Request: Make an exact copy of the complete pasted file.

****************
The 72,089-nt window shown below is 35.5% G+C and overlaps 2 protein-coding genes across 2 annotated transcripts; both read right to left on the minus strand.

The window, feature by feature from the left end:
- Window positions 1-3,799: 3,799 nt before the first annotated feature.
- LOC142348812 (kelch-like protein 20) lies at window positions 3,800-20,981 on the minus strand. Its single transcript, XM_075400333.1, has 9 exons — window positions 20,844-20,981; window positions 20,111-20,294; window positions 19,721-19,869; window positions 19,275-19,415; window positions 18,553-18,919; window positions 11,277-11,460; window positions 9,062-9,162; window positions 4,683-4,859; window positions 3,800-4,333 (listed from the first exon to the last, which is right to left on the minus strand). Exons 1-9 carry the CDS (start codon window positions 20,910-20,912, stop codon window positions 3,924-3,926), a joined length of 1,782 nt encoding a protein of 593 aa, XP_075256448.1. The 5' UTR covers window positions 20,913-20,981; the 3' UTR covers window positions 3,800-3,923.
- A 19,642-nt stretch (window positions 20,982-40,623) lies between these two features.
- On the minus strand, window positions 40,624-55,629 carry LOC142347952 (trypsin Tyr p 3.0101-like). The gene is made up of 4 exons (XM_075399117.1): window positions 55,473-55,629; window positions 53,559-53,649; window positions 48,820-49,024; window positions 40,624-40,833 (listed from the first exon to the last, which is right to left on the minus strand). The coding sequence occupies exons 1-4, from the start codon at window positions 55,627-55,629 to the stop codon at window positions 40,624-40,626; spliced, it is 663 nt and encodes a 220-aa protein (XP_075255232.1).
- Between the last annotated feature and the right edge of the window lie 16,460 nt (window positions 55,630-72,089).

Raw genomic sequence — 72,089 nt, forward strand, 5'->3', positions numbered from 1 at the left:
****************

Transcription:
The 72,089-nt window shown below is 35.5% G+C and overlaps 2 protein-coding genes across 2 annotated transcripts; both read right to left on the minus strand.

The window, feature by feature from the left end:
- Window positions 1-3,799: 3,799 nt before the first annotated feature.
- LOC142348812 (kelch-like protein 20) lies at window positions 3,800-20,981 on the minus strand. Its single transcript, XM_075400333.1, has 9 exons — window positions 20,844-20,981; window positions 20,111-20,294; window positions 19,721-19,869; window positions 19,275-19,415; window positions 18,553-18,919; window positions 11,277-11,460; window positions 9,062-9,162; window positions 4,683-4,859; window positions 3,800-4,333 (listed from the first exon to the last, which is right to left on the minus strand). Exons 1-9 carry the CDS (start codon window positions 20,910-20,912, stop codon window positions 3,924-3,926), a joined length of 1,782 nt encoding a protein of 593 aa, XP_075256448.1. The 5' UTR covers window positions 20,913-20,981; the 3' UTR covers window positions 3,800-3,923.
- A 19,642-nt stretch (window positions 20,982-40,623) lies between these two features.
- On the minus strand, window positions 40,624-55,629 carry LOC142347952 (trypsin Tyr p 3.0101-like). The gene is made up of 4 exons (XM_075399117.1): window positions 55,473-55,629; window positions 53,559-53,649; window positions 48,820-49,024; window positions 40,624-40,833 (listed from the first exon to the last, which is right to left on the minus strand). The coding sequence occupies exons 1-4, from the start codon at window positions 55,627-55,629 to the stop codon at window positions 40,624-40,626; spliced, it is 663 nt and encodes a 220-aa protein (XP_075255232.1).
- Between the last annotated feature and the right edge of the window lie 16,460 nt (window positions 55,630-72,089).

Raw genomic sequence — 72,089 nt, forward strand, 5'->3', positions numbered from 1 at the left: